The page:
If you are one of these sixty-six percent, or if you feel you should do more to save money, there are some simple things you can do now to avoid the stress that comes with unexpected expenses. One way to make saving easier is to set up savings accounts and automatic transfers to save for these types of bills.

I had a coworker who recently did this and expressed how good it felt to be prepared and have the money when it was needed. “In the past when these kinds of bills came up, it caused a lot of stress because I had to figure out where to get the money, or it triggered austerity measures for the next month or two,” he said. “This time, paying the bills was a totally different experience because I had money set aside.”

You can do the same thing, or something similar. Here’s how:

First, consider a way you can cut back on your expenses so you can set up an automatic transfer to save a little each month for unexpected expenses. For example, if eating out costs your family $40, and eating in costs your family $20, you can eat out one less time per month, saving $20. Decide where you’ll cut back now, instead of on Thursday night at 6:00 p.m., when you might be more likely to spend more money on dinner…(read the rest of the story)

Originally published by Utah Valley Health and Wellness


Our experience and independent research both show that most investors do not follow a strategy. In other words, they do not have a disciplined, systematic process they follow to make investment decisions. Their portfolio of investments often represents a patchwork of uncorrelated ideas that were sold to them by various salesmen over their lifetime.  What may have seemed like a good idea at the time no longer makes any sense.

Take for example the first three months of 2016.  Markets have been in turmoil with the S&P 500 dropping -10.5% and the NASDAQ losing -14.8%.  After hitting their lows for the year both indexes have recovered about 10% of their value, erasing much of their losses.

Without a strategy it’s difficult to capitalize when the market drops and recovers.  Even worse, if you sold out during the drop, you are down 10-15%.  This is why following a solid strategy is so important to your long-term success.  To be clear, luck is not a strategy.

There are two steps to follow when making a long-term strategy:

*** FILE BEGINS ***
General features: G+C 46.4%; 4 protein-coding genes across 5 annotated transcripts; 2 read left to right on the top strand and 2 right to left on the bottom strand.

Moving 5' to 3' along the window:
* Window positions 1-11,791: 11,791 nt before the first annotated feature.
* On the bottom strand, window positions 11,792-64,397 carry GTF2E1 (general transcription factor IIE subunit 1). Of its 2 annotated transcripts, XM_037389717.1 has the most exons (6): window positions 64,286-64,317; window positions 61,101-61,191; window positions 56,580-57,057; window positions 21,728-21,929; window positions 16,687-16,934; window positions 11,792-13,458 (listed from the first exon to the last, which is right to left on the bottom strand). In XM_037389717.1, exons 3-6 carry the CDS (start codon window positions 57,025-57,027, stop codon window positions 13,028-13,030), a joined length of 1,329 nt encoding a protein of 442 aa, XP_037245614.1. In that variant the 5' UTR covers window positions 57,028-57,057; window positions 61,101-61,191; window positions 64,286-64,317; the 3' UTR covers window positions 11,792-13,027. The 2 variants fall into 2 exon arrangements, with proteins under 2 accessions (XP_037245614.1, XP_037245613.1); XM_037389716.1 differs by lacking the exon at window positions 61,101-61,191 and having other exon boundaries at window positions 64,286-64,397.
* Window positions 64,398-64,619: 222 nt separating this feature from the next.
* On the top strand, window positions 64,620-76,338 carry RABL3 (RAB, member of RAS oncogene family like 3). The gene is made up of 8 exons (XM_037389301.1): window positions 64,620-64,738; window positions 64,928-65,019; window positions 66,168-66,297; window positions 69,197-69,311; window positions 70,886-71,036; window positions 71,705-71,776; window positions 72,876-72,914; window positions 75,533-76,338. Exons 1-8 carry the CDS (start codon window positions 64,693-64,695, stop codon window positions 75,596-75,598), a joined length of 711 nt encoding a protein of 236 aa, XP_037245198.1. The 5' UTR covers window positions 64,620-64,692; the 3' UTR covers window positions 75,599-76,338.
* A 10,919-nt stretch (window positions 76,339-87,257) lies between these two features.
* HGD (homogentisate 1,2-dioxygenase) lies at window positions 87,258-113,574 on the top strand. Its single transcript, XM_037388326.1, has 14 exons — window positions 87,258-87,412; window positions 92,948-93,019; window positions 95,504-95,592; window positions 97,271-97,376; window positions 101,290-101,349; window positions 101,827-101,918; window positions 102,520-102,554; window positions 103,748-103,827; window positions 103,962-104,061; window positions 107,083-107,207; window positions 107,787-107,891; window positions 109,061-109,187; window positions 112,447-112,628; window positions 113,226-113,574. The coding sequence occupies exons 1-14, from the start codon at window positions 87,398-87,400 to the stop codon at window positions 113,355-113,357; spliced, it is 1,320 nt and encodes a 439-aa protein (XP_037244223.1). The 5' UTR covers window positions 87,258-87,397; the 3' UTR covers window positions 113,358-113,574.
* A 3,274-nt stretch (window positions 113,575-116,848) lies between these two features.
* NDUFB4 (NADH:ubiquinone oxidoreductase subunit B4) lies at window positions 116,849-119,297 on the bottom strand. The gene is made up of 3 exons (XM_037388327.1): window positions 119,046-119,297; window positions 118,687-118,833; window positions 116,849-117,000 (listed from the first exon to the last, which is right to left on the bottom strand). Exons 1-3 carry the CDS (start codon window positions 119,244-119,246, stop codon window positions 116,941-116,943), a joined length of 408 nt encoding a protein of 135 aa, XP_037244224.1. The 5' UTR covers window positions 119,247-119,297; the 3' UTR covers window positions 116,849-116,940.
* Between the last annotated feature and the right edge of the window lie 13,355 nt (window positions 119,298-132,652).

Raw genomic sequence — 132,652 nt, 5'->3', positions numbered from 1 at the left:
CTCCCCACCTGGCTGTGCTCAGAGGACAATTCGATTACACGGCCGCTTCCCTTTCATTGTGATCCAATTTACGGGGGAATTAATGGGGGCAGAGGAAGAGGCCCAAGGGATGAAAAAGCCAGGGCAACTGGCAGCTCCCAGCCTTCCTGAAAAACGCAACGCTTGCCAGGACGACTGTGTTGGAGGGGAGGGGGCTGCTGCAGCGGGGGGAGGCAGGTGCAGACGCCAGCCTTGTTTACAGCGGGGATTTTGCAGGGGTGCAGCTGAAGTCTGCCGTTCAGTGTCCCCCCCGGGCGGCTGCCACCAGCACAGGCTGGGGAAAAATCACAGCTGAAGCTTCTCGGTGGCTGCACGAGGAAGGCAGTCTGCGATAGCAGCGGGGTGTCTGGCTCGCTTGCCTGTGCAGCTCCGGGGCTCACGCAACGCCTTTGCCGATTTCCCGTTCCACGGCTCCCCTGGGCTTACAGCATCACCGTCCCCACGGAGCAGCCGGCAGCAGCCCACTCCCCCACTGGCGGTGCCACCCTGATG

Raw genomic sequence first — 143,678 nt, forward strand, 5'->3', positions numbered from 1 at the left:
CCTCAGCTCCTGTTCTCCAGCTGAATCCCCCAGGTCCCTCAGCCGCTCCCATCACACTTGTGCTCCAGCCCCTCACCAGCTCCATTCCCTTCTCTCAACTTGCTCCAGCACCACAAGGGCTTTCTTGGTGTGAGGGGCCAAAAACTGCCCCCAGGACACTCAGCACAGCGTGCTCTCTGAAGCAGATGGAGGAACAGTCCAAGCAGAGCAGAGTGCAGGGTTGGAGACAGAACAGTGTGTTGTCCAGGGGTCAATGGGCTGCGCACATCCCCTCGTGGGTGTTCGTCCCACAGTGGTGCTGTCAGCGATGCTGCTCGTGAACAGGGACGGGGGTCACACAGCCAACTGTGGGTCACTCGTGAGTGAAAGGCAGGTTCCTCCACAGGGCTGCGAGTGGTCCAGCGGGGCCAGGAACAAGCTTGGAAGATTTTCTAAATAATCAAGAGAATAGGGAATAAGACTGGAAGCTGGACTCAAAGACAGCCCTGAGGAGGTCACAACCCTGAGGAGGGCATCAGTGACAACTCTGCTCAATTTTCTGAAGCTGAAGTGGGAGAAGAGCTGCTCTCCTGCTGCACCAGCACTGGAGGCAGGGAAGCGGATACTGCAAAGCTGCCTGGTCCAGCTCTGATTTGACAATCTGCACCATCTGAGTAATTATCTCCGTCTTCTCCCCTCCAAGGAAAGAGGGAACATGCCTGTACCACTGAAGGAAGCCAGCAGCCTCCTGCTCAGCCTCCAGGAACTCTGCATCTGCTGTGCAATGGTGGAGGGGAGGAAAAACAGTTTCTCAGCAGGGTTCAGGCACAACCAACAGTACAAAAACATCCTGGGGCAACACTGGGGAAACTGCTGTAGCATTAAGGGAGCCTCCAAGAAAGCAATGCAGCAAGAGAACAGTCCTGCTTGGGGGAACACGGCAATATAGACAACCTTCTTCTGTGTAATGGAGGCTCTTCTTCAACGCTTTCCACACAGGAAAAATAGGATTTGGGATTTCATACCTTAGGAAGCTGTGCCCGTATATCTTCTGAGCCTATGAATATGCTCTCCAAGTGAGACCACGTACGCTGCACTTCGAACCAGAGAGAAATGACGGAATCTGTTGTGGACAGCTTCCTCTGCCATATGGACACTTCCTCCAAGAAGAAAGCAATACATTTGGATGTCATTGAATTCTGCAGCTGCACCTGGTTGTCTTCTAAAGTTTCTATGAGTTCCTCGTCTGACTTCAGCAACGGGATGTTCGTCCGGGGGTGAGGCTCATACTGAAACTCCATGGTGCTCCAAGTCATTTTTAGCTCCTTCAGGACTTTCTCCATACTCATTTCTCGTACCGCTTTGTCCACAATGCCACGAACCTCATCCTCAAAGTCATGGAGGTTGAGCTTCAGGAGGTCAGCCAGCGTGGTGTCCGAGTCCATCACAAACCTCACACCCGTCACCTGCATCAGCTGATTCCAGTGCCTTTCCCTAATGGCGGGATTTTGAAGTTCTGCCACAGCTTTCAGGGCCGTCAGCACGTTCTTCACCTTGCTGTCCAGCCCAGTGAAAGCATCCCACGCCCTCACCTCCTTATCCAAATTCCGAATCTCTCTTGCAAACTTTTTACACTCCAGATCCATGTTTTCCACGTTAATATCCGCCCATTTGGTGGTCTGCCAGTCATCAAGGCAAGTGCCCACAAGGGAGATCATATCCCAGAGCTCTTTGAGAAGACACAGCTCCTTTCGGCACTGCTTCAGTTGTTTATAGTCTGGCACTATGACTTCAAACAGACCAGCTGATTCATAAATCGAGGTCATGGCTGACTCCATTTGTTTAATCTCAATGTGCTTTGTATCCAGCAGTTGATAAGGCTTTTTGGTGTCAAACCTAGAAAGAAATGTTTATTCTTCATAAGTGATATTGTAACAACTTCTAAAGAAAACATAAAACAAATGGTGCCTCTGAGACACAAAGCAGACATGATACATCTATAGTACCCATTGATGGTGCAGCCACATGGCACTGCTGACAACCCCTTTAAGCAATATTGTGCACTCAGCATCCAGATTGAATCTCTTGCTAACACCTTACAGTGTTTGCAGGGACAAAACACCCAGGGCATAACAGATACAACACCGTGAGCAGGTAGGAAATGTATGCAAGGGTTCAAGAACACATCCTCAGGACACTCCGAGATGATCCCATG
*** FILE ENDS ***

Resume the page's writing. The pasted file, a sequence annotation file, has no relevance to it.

Step 1- Properly select your risk tolerance.

Decide in advance how much risk you can subject your account to. For some investors this means… (read the rest of the story)


Originally published on Utah Valley Health and Wellness


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We use planning as a method to be successful and efficient in almost every aspect of our life. But do we plan for after our passing? Sorry to be the bearer of bad news, but we are all going to die. To properly plan for our death, we must ask ourselves several questions: How can I make sure my assets go to those whom I wish to have them? Who do I desire to make decisions on my behalf once I pass or if I become incapacitated? How do I make the distribution of my assets quick and efficient, while reducing my tax liability and the headache of probate?

As we move into spring, it’s the perfect time to “clean up” our affairs, along with our homes. Establishing a proper estate plan before your passing will be greatly appreciated by your family and loved ones.

What do I need in a proper estate plan?

Wills and Trusts

These two are essential to a proper estate plan. A will is a document that directs how your property and assets are distributed. You can be very specific in a will as to what and how much is given to any individual or entity. You may even attach certain conditions. You choose an executor to oversee the distribution of the assets. If you do not have a will, your assets will be…(read more)

Originally published on Utah Valley Health and Wellness